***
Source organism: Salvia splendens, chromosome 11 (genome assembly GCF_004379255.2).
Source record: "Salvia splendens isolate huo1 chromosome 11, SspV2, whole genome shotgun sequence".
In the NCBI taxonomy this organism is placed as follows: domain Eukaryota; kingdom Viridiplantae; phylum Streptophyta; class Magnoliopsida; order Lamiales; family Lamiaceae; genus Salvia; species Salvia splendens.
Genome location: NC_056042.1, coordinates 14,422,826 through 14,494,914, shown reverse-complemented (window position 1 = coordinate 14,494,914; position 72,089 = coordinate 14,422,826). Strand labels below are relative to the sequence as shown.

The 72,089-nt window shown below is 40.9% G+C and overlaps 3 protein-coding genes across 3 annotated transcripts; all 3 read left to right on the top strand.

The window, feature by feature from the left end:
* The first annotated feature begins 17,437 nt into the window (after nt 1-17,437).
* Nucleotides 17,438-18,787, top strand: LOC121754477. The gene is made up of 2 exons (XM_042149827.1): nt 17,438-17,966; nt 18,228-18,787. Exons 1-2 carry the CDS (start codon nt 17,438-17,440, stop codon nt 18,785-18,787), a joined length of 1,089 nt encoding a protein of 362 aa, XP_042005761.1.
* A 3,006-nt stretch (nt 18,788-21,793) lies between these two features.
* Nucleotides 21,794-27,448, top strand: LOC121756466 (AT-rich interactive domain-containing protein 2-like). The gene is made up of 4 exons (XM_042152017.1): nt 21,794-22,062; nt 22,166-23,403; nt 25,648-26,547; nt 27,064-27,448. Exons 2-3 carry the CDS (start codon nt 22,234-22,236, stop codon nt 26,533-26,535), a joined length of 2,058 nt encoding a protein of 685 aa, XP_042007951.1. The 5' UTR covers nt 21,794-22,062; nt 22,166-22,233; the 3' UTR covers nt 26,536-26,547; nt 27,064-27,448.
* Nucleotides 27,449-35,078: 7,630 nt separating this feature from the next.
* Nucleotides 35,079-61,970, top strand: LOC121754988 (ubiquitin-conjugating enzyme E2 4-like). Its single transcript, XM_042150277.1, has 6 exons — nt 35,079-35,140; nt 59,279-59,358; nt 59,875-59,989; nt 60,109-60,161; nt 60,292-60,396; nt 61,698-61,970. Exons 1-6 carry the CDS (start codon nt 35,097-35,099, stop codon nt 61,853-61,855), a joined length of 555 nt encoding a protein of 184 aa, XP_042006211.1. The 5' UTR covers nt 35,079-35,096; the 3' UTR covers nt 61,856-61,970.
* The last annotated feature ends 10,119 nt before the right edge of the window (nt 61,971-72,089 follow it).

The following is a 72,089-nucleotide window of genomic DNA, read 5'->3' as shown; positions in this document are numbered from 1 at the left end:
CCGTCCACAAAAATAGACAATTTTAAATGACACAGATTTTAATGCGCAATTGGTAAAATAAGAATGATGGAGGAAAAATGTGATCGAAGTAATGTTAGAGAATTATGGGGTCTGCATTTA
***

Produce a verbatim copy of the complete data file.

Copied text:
Source organism: Salvia splendens, chromosome 11 (genome assembly GCF_004379255.2).
Source record: "Salvia splendens isolate huo1 chromosome 11, SspV2, whole genome shotgun sequence".
In the NCBI taxonomy this organism is placed as follows: domain Eukaryota; kingdom Viridiplantae; phylum Streptophyta; class Magnoliopsida; order Lamiales; family Lamiaceae; genus Salvia; species Salvia splendens.
Genome location: NC_056042.1, coordinates 14,422,826 through 14,494,914, shown reverse-complemented (window position 1 = coordinate 14,494,914; position 72,089 = coordinate 14,422,826). Strand labels below are relative to the sequence as shown.

The 72,089-nt window shown below is 40.9% G+C and overlaps 3 protein-coding genes across 3 annotated transcripts; all 3 read left to right on the top strand.

The window, feature by feature from the left end:
* The first annotated feature begins 17,437 nt into the window (after nt 1-17,437).
* Nucleotides 17,438-18,787, top strand: LOC121754477. The gene is made up of 2 exons (XM_042149827.1): nt 17,438-17,966; nt 18,228-18,787. Exons 1-2 carry the CDS (start codon nt 17,438-17,440, stop codon nt 18,785-18,787), a joined length of 1,089 nt encoding a protein of 362 aa, XP_042005761.1.
* A 3,006-nt stretch (nt 18,788-21,793) lies between these two features.
* Nucleotides 21,794-27,448, top strand: LOC121756466 (AT-rich interactive domain-containing protein 2-like). The gene is made up of 4 exons (XM_042152017.1): nt 21,794-22,062; nt 22,166-23,403; nt 25,648-26,547; nt 27,064-27,448. Exons 2-3 carry the CDS (start codon nt 22,234-22,236, stop codon nt 26,533-26,535), a joined length of 2,058 nt encoding a protein of 685 aa, XP_042007951.1. The 5' UTR covers nt 21,794-22,062; nt 22,166-22,233; the 3' UTR covers nt 26,536-26,547; nt 27,064-27,448.
* Nucleotides 27,449-35,078: 7,630 nt separating this feature from the next.
* Nucleotides 35,079-61,970, top strand: LOC121754988 (ubiquitin-conjugating enzyme E2 4-like). Its single transcript, XM_042150277.1, has 6 exons — nt 35,079-35,140; nt 59,279-59,358; nt 59,875-59,989; nt 60,109-60,161; nt 60,292-60,396; nt 61,698-61,970. Exons 1-6 carry the CDS (start codon nt 35,097-35,099, stop codon nt 61,853-61,855), a joined length of 555 nt encoding a protein of 184 aa, XP_042006211.1. The 5' UTR covers nt 35,079-35,096; the 3' UTR covers nt 61,856-61,970.
* The last annotated feature ends 10,119 nt before the right edge of the window (nt 61,971-72,089 follow it).

The following is a 72,089-nucleotide window of genomic DNA, read 5'->3' as shown; positions in this document are numbered from 1 at the left end:
CCGTCCACAAAAATAGACAATTTTAAATGACACAGATTTTAATGCGCAATTGGTAAAATAAGAATGATGGAGGAAAAATGTGATCGAAGTAATGTTAGAGAATTATGGGGTCTGCATTTA